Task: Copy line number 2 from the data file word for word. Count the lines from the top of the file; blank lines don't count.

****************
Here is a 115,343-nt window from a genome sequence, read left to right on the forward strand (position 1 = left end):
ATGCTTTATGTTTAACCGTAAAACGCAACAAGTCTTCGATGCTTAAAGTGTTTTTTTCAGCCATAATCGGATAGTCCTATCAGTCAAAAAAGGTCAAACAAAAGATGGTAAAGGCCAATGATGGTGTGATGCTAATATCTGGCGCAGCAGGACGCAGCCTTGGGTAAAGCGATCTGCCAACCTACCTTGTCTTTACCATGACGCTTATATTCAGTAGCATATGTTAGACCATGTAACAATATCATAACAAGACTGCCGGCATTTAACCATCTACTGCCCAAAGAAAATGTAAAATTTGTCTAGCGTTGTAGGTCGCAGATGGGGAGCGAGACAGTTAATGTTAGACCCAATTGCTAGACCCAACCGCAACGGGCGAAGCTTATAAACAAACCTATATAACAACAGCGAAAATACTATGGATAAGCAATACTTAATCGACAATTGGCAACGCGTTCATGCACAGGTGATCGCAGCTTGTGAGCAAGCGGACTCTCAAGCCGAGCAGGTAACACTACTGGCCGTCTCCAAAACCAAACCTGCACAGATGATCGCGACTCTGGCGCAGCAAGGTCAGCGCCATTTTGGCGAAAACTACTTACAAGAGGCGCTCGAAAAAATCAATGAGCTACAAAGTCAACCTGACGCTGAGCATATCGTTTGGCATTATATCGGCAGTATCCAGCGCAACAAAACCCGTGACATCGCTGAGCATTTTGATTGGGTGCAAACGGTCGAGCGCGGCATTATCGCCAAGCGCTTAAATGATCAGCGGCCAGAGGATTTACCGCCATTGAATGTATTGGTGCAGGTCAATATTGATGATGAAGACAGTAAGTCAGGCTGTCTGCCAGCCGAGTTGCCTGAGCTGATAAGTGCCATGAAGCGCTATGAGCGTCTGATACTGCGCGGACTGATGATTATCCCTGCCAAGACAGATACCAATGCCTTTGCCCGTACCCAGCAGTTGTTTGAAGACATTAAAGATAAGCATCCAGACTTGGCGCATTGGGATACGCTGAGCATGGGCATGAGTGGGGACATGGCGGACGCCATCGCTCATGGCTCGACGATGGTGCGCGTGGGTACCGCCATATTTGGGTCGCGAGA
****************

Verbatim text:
ATGCTTTATGTTTAACCGTAAAACGCAACAAGTCTTCGATGCTTAAAGTGTTTTTTTCAGCCATAATCGGATAGTCCTATCAGTCAAAAAAGGTCAAACAAAAGATGGTAAAGGCCAATGATGGTGTGATGCTAATATCTGGCGCAGCAGGACGCAGCCTTGGGTAAAGCGATCTGCCAACCTACCTTGTCTTTACCATGACGCTTATATTCAGTAGCATATGTTAGACCATGTAACAATATCATAACAAGACTGCCGGCATTTAACCATCTACTGCCCAAAGAAAATGTAAAATTTGTCTAGCGTTGTAGGTCGCAGATGGGGAGCGAGACAGTTAATGTTAGACCCAATTGCTAGACCCAACCGCAACGGGCGAAGCTTATAAACAAACCTATATAACAACAGCGAAAATACTATGGATAAGCAATACTTAATCGACAATTGGCAACGCGTTCATGCACAGGTGATCGCAGCTTGTGAGCAAGCGGACTCTCAAGCCGAGCAGGTAACACTACTGGCCGTCTCCAAAACCAAACCTGCACAGATGATCGCGACTCTGGCGCAGCAAGGTCAGCGCCATTTTGGCGAAAACTACTTACAAGAGGCGCTCGAAAAAATCAATGAGCTACAAAGTCAACCTGACGCTGAGCATATCGTTTGGCATTATATCGGCAGTATCCAGCGCAACAAAACCCGTGACATCGCTGAGCATTTTGATTGGGTGCAAACGGTCGAGCGCGGCATTATCGCCAAGCGCTTAAATGATCAGCGGCCAGAGGATTTACCGCCATTGAATGTATTGGTGCAGGTCAATATTGATGATGAAGACAGTAAGTCAGGCTGTCTGCCAGCCGAGTTGCCTGAGCTGATAAGTGCCATGAAGCGCTATGAGCGTCTGATACTGCGCGGACTGATGATTATCCCTGCCAAGACAGATACCAATGCCTTTGCCCGTACCCAGCAGTTGTTTGAAGACATTAAAGATAAGCATCCAGACTTGGCGCATTGGGATACGCTGAGCATGGGCATGAGTGGGGACATGGCGGACGCCATCGCTCATGGCTCGACGATGGTGCGCGTGGGTACCGCCATATTTGGGTCGCGAGA